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School to teacher: 'God's not allowed'

Posted By -NO AUTHOR- On 01/26/2012 @ 9:50 pm In Education,Faith,Front Page,U.S. | No Comments

By Michael Carl

For 25 years, math teacher Bradley Johnson at Poway High School near San Diego took advantage of a 30-year school policy and hung patriotic posters with sayings such as “God bless America” in his classroom.

But then school officials ordered Johnson to take down the banners, even though other teachers were allowed to keep anti-religious slogans such as John Lennon’s “Imagine,” Buddhist prayer flags and images of Black Muslim leader Malcolm X.

So he went to court, and now the case is on its way to the highest court in the land.

The legal ordeal started in 2007 when school officials are alleged to have suddenly reversed the policy that allowed teachers to display banners, posters and signs that reflected their personal beliefs.

Poway officials told Johnson that his banners violated the establishment clause of the Constitution because they advocated a “Judeo-Christian worldview.”

Johnson pointed to what other teachers displayed, but the district dismissed his concerns.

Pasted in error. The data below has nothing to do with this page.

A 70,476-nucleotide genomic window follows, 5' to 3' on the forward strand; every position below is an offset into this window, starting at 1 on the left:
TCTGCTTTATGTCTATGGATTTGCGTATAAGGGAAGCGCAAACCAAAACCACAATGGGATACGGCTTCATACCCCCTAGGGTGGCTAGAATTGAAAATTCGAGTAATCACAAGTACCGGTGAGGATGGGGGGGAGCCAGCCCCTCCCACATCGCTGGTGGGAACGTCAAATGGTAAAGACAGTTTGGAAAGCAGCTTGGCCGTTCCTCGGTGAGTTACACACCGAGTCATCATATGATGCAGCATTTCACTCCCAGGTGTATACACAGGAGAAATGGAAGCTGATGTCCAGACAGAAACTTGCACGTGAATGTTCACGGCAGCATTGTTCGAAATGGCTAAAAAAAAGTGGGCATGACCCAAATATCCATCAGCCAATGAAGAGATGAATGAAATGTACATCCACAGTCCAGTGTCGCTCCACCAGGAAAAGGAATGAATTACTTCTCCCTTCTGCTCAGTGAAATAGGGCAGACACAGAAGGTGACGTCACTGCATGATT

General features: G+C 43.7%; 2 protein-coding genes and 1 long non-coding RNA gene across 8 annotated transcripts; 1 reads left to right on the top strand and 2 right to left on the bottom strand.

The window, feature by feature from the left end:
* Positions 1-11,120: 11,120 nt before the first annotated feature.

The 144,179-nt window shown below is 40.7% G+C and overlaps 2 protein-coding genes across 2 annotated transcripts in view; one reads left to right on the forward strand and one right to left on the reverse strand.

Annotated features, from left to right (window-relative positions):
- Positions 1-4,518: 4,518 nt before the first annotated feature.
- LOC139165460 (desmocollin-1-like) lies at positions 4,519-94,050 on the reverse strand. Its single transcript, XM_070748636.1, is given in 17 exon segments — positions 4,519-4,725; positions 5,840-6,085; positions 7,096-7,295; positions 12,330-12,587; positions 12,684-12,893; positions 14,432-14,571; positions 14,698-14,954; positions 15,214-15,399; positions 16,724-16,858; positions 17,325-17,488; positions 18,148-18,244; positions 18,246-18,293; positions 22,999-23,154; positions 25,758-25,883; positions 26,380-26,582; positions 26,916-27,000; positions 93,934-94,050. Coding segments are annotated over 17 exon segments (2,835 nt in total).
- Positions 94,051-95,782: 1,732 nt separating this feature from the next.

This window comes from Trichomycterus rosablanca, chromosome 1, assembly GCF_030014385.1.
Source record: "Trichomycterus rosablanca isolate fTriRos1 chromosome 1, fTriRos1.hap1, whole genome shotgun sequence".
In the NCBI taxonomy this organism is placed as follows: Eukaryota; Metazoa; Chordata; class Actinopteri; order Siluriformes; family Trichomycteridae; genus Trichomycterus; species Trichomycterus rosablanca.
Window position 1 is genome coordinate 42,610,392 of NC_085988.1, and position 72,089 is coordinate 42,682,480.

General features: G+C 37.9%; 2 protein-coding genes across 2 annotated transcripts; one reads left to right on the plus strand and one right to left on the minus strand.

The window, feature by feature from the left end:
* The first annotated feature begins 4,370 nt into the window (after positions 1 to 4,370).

Thomas More Law Center represented Johnson, and he won the first round in California federal district court, where Judge Robert Benitez said the teacher was within his First Amendment rights.

Benitez extolled the virtues of education while concluding Johnson doesn’t lose his liberties after walking through the school house doors.

“May a school district censor a high school teacher’s expression because it refers to Judeo-Christian views while allowing other teachers to express views on a number of controversial subjects, including religion and anti-religion? On undisputed evidence, this Court holds that it may not,” Benitez wrote.

Benitez also says that the federal courts should use restraint in dealing with local schools.

“Courts should not quickly intervene in the daily operation of schools and school systems, for that task is committed primarily to local school boards,” Benitez wrote.

But he said when a constitutional question is at the heart of the dispute, the courts have a valid role to play in the matter.

“The vigilant protection of constitutional freedoms is nowhere more vital than in the community of American schools,” Benitez wrote.

The school took the case to the 9th U.S. Circuit Court of Appeals, the most overturned appellate court in the nation, and Benitez’s ruling was reversed. That means Johnson has nowhere left to go but to the Supreme Court.

The Thomas More Law Center said the issue arose because of criticism from one of Johnson’s colleagues.

“The banners became a problem as a result of a complaint by one of Johnson’s fellow teachers,” the organization’s report said.

Johnson defended his banners because he says other teachers were apparently free to display religious signs. Thomas More said the school ordered Johnson to remove his banners because they believe they can.